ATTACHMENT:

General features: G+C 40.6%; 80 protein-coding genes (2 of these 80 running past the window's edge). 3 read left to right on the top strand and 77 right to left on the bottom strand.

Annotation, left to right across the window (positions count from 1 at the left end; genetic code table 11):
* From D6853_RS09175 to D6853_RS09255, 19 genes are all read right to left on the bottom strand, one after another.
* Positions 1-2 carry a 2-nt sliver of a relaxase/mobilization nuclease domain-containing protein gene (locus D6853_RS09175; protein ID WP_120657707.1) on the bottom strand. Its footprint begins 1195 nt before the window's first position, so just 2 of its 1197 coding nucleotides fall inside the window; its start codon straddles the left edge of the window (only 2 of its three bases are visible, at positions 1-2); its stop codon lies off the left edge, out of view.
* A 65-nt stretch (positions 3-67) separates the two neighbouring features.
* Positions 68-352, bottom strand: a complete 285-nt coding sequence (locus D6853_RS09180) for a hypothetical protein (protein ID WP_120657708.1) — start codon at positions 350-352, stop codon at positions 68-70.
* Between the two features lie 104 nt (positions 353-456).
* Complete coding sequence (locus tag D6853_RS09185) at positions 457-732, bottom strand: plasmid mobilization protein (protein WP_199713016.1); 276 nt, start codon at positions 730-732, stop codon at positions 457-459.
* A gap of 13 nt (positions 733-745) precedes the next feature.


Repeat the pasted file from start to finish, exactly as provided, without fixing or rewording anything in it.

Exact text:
General features: G+C 40.6%; 80 protein-coding genes (2 of these 80 running past the window's edge). 3 read left to right on the top strand and 77 right to left on the bottom strand.

Annotation, left to right across the window (positions count from 1 at the left end; genetic code table 11):
* From D6853_RS09175 to D6853_RS09255, 19 genes are all read right to left on the bottom strand, one after another.
* Positions 1-2 carry a 2-nt sliver of a relaxase/mobilization nuclease domain-containing protein gene (locus D6853_RS09175; protein ID WP_120657707.1) on the bottom strand. Its footprint begins 1195 nt before the window's first position, so just 2 of its 1197 coding nucleotides fall inside the window; its start codon straddles the left edge of the window (only 2 of its three bases are visible, at positions 1-2); its stop codon lies off the left edge, out of view.
* A 65-nt stretch (positions 3-67) separates the two neighbouring features.
* Positions 68-352, bottom strand: a complete 285-nt coding sequence (locus D6853_RS09180) for a hypothetical protein (protein ID WP_120657708.1) — start codon at positions 350-352, stop codon at positions 68-70.
* Between the two features lie 104 nt (positions 353-456).
* Complete coding sequence (locus tag D6853_RS09185) at positions 457-732, bottom strand: plasmid mobilization protein (protein WP_199713016.1); 276 nt, start codon at positions 730-732, stop codon at positions 457-459.
* A gap of 13 nt (positions 733-745) precedes the next feature.